As we get closer and closer to a nation that has fully aligned with the Common Core State Standards, educators are looking for ways to continually improve the teaching process. The Common Core State Standards initiative brought about sweeping change in terms of curriculum and testing protocol and standards.
In an effort to keep up with the ever-changing education landscape, proponents of continuous education have long thought that participation in professional development opportunities proves the most successful option. In fact, according to a new report issued by the National School Boards Association, this IS true and the success of the Common Core State Standards is contingent upon effective teacher professional development.
The report, “Teaching the Teachers: Effective Professional Development in an Era of High Stakes Accountability,” by the NSBA’s Center for Public Education, also argued that Common Core standards will require new teaching methods for effective implementation; further, the support for training teachers in those new methods and ensuring those methods are put into practice effectively is simply not there. However, fixing the problem is still within the realm of possibility, even with recessionary budgetary constraints.
“While professional development might not be the most controversial topic in education, its importance must not be minimized,” said Jim Hull, NSBA senior policy analyst, who spoke with reporters at a press briefing today. He said the new standards will require teaching techniques that are substantially different from practices that are in place today, and it will take time not just to teach those techniques but to give teachers a chance to implement them effectively.
In particular, the report identified several barriers to effective teacher professional development. It found that workshop-based professional development is ineffective, yet more than “90 percent of teachers participate in workshop-style training sessions during a school year.”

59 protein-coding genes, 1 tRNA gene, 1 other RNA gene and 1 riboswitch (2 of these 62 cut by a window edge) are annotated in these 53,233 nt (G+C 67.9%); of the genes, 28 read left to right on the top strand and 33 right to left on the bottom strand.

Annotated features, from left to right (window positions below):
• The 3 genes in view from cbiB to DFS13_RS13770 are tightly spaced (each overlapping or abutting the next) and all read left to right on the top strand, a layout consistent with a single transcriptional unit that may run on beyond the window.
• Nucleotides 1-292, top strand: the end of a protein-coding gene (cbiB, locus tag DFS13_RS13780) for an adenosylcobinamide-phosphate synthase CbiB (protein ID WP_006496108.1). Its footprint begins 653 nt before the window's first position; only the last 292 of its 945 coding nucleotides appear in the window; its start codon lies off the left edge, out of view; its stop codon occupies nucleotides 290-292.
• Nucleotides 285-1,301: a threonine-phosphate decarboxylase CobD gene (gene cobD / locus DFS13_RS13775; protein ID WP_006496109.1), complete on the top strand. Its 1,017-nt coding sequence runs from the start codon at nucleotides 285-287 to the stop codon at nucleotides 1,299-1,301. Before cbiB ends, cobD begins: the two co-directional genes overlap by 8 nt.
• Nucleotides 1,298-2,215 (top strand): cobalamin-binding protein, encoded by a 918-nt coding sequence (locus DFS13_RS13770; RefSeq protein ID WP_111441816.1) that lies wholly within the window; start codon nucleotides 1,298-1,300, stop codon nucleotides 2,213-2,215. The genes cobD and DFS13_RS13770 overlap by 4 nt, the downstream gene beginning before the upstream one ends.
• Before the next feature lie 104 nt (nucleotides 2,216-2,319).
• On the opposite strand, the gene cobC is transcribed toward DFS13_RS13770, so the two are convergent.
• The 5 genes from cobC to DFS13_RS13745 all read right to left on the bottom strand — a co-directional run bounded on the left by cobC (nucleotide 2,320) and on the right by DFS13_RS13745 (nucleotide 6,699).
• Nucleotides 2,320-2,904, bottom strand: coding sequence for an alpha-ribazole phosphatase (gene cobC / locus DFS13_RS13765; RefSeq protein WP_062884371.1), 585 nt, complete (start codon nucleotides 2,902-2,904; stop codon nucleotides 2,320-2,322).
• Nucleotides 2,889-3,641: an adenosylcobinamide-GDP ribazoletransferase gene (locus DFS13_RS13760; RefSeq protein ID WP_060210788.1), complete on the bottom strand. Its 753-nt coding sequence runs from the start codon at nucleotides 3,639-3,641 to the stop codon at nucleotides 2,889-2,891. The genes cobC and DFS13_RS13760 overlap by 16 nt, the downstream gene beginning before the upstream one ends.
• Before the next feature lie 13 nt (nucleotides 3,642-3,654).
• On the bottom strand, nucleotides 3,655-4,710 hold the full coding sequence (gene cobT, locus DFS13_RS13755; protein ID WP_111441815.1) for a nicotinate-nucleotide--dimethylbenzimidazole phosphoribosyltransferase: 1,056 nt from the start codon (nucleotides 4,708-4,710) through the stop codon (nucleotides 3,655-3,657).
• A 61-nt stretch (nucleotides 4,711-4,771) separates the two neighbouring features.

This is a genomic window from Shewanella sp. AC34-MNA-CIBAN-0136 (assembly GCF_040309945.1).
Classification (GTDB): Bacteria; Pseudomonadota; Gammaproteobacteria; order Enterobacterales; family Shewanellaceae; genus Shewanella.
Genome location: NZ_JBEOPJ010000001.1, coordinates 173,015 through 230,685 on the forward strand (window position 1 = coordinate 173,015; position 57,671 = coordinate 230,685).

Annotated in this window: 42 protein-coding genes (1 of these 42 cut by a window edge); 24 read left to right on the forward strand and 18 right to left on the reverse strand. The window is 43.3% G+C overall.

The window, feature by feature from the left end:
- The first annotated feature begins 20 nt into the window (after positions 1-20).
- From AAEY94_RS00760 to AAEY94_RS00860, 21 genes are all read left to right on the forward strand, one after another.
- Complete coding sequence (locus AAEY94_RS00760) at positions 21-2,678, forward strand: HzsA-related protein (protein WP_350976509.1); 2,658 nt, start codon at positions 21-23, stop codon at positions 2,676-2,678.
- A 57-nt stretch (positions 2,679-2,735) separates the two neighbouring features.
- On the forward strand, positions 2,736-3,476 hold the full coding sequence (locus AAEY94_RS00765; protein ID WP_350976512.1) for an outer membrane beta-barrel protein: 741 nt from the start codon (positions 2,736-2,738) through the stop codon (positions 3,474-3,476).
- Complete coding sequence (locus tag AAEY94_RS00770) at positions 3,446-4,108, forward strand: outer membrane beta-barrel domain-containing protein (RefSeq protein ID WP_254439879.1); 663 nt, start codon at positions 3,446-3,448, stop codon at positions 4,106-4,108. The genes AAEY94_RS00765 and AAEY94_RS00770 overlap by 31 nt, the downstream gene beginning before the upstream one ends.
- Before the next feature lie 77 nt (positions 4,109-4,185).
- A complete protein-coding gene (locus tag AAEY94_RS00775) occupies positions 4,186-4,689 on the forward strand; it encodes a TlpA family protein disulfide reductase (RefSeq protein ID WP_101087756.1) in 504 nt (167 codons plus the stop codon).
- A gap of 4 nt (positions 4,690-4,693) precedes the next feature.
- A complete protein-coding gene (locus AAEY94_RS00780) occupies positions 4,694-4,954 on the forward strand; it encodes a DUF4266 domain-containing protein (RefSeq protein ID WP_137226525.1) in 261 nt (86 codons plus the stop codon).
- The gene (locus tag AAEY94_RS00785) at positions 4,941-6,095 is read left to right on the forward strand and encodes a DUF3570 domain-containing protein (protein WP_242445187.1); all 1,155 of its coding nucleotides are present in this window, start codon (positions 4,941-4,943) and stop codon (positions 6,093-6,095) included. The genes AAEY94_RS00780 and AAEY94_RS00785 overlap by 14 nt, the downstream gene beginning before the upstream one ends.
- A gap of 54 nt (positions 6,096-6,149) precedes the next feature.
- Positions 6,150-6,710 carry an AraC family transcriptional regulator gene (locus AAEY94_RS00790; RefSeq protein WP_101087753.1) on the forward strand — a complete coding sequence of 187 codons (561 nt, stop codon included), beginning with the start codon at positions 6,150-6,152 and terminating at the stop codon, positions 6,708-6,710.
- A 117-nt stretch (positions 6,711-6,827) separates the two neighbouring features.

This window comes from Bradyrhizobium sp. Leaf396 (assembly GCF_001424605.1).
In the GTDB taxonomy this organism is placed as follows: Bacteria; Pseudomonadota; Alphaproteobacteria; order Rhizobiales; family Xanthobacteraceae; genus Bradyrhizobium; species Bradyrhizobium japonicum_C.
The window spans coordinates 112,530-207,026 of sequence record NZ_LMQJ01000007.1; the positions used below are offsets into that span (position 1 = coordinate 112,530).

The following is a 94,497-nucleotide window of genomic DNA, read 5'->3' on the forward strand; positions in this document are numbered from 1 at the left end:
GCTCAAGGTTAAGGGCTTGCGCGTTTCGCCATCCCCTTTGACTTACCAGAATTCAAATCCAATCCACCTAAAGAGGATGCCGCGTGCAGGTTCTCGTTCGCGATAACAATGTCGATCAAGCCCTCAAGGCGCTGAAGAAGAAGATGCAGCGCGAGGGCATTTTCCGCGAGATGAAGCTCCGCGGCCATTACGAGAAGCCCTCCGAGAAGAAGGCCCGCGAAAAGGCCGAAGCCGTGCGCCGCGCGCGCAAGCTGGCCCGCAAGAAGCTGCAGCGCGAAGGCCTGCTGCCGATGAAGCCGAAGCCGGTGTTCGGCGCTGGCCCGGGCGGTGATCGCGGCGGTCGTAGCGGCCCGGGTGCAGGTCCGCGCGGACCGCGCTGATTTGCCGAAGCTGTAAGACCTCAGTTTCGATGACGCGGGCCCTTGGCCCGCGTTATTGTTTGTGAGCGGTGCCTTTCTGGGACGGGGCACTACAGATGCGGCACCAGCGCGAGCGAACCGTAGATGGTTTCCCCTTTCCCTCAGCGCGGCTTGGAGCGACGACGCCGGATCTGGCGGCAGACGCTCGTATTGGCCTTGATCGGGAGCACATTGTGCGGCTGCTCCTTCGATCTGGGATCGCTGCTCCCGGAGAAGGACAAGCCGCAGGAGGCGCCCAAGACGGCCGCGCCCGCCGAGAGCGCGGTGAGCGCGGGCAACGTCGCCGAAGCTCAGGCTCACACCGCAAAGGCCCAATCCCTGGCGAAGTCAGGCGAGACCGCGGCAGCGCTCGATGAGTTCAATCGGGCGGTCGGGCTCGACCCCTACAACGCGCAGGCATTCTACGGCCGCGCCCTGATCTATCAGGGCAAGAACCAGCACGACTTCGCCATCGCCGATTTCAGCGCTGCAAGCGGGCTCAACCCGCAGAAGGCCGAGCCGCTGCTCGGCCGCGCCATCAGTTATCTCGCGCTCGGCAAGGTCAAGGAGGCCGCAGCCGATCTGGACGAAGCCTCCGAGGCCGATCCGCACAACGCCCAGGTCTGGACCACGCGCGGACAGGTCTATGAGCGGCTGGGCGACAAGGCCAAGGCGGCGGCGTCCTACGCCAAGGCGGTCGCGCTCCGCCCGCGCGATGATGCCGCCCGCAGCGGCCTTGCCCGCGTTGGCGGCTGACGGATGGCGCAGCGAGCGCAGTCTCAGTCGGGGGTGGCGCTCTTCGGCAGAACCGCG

Also, for teachers, the “steepest learning curve” has to do with implementing new teaching technique, not learning about them. Hull argued that, just as a football player can easily learn a new play but will require time and practice to get it right on a consistent basis, teachers might be able to learn a new teaching technique quickly but will need time to get it right.
“In fact,” the report said, “studies have shown that teacher mastery of a new skill takes, on average, 20 separate instances of practice and that number may increase if the skill is exceptionally complex.”
In order to help fix the problem, the report suggested:
- Professional development needs to be ongoing and carried out over time, rather than presented in one-day workshops;
- Professional development should be delivered “in the context of the teacher’s subject area”; and
- Peer coaches and mentors “are found to be highly effective in helping teachers implement a new skill” and so should be employed when possible.
The barriers to delivering more effective professional development are not insurmountable, and the payoff will be significant. An investment in teacher professional development will have a “substantial” impact on student learning, Hull said.